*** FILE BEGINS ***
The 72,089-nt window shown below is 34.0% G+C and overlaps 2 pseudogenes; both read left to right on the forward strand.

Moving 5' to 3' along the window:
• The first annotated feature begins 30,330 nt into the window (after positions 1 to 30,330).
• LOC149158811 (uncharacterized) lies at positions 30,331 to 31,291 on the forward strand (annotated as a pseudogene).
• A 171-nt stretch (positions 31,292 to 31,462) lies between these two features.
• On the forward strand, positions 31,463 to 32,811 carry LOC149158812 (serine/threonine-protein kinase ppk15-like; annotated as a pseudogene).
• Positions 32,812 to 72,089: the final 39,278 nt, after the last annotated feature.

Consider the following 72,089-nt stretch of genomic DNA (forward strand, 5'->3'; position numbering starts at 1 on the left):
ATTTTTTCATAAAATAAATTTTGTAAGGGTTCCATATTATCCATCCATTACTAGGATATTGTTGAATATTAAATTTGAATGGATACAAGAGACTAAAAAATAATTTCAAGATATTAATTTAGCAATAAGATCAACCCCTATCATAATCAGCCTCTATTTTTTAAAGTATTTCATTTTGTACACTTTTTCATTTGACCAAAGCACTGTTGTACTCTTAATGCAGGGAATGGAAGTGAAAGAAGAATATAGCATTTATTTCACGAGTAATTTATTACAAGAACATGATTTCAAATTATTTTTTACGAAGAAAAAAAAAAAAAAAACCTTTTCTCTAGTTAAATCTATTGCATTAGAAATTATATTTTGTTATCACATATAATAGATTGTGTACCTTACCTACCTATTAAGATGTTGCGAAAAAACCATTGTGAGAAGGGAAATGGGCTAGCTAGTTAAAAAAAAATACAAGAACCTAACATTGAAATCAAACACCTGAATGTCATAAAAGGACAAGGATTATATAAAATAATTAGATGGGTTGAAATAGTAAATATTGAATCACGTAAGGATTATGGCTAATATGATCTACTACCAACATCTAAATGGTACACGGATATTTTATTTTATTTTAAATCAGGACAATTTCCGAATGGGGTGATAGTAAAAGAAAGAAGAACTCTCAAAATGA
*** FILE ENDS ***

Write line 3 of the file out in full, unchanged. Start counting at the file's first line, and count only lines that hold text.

• The first annotated feature begins 30,330 nt into the window (after positions 1 to 30,330).